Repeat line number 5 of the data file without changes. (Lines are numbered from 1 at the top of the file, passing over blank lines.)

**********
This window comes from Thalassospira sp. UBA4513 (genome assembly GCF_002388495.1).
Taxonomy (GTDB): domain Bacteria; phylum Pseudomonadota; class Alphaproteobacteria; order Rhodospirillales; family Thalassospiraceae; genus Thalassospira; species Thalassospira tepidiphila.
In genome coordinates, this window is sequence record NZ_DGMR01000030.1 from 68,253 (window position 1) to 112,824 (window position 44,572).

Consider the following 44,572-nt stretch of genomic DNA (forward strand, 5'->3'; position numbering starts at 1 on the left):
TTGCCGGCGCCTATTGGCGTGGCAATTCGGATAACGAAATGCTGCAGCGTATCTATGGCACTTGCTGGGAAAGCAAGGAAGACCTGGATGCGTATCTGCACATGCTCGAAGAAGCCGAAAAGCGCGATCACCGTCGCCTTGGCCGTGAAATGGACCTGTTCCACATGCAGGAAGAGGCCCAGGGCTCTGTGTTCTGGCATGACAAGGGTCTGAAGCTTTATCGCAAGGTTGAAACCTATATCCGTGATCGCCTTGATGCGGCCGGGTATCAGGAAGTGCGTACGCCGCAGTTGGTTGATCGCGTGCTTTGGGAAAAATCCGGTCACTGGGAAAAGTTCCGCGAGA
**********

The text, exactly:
TTGCCGGCGCCTATTGGCGTGGCAATTCGGATAACGAAATGCTGCAGCGTATCTATGGCACTTGCTGGGAAAGCAAGGAAGACCTGGATGCGTATCTGCACATGCTCGAAGAAGCCGAAAAGCGCGATCACCGTCGCCTTGGCCGTGAAATGGACCTGTTCCACATGCAGGAAGAGGCCCAGGGCTCTGTGTTCTGGCATGACAAGGGTCTGAAGCTTTATCGCAAGGTTGAAACCTATATCCGTGATCGCCTTGATGCGGCCGGGTATCAGGAAGTGCGTACGCCGCAGTTGGTTGATCGCGTGCTTTGGGAAAAATCCGGTCACTGGGAAAAGTTCCGCGAGA